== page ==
project strategy in job descriptions or job specifications. could be interpreted differently. Also,
some of the terms may not be well
3. Organization-wide behavioral competency frameworks were used 60 known, for example Value
Those that did not use them, but believed they should 45 Management. The survey analysis did
not take account of different business
4. Competency support programs for program and project managers 70 sectors.
were provided. Overall, the response rate was
Of which: too small for the results to be statisti-
Covered support for project strategy development 66 cally valid and to be treated as any-
thing other than indicative.
Despite these caveats, we neverthe-
process with clear sponsorship respon- value of the project, of which 75% less feel a number of conclusions can
sibilities, and 65% upgraded strategy as combined it with risk management. be drawn from the research.
the project progressed. (See Box 1.) Only 25% used Value Engineering.
(See Box 2.) Moving from corporate to project strategy
Project value management and its link to Project and program management is
project strategy. Project management competencies. widely used as a means of implement-
55% had a process for optimizing the 80% had project management compe- ing corporate and business strategy

D E C E M B E R 2005 Project Management Journal 15


and is a key business process. Programs are important vehicles level as well as the corporate level.
Normatively, we should expect strate- for implementing corporate strategy It can be concluded, therefore,
gies to be aligned and moved from the and for implementing change. Most that although project strategy manage-
corporate level through portfolios, companies considered that program ment is an underexplored and insuffi-
programs and projects in a systematic management emphasizes the manage- ciently described subject in the
and hierarchical manner that provides ment of business benefits (as well as business and project literature, it is, in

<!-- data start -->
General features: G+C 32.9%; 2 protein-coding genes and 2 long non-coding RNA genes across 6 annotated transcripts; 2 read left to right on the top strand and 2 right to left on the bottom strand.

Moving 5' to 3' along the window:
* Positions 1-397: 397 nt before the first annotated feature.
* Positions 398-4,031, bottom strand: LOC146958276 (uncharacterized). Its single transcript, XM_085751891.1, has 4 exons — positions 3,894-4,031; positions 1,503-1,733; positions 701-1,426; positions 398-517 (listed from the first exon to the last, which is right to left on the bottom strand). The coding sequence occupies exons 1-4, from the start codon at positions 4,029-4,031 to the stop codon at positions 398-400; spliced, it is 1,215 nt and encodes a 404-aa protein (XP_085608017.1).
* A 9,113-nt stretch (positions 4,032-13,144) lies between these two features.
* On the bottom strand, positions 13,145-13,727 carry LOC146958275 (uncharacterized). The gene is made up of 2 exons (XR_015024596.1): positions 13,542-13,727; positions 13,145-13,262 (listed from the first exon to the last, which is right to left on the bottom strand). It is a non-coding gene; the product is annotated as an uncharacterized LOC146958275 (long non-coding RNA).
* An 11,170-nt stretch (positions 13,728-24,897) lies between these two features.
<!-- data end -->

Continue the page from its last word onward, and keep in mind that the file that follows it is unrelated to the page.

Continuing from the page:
cohesion, visibility and an effective the ideas of product, brand or platform fact, a relatively well-trodden area,
means of communication. Not all is management). There is broad agree- deserving of more recognition, formal
“deliberate,” however; there is emer- ment that program management study, and discussion.
gence and iteration. Project strategy is includes the management of a portfo-
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DR. PETER MORRIS is Professor of Construction and Project Management at University College London (UCL) and Visiting
Professor of Engineering Project Management at the University of Manchester. He is also Executive Director of INDECO, an
international projects-based management consultancy. He has written over 120 papers on project management as well
as the books The Anatomy of Major Projects (Wiley, 1987) and The Management of Projects (Thomas Telford, 1997); he is
the editor, with Jeffrey Pinto, of the Wiley Guide to Managing Projects (Wiley, 2004) and co-author with Ashley Jamieson
of Translating Corporate Strategy into Project Strategy: Achieving Corporate Strategy Through Project Management (PMI,
2004). In 2005, he received the PMI Research Achievement Award.

ASHLEY JAMIESON worked for many years as a business manager, senior program manager, and project manager with
global aerospace and defense companies. For the last few years, he has been working with Peter Morris on a variety of
research projects. At Manchester, he carried out research into design management in major construction projects, and
was a visiting lecturer in project management. At UCL, he recently completed the PMI-funded research project on how
corporate strategy is translated into project strategy, which forms the basis of this paper. He was recently Research Fellow
on a project updating the APM BOK. He holds an MSc in Engineering Business Management. In addition to this PMI
publication, he is a contributor to the Wiley Guide to Managing Projects (Wiley, 2004).

18 D E C E M B E R 2005 Project Management Journal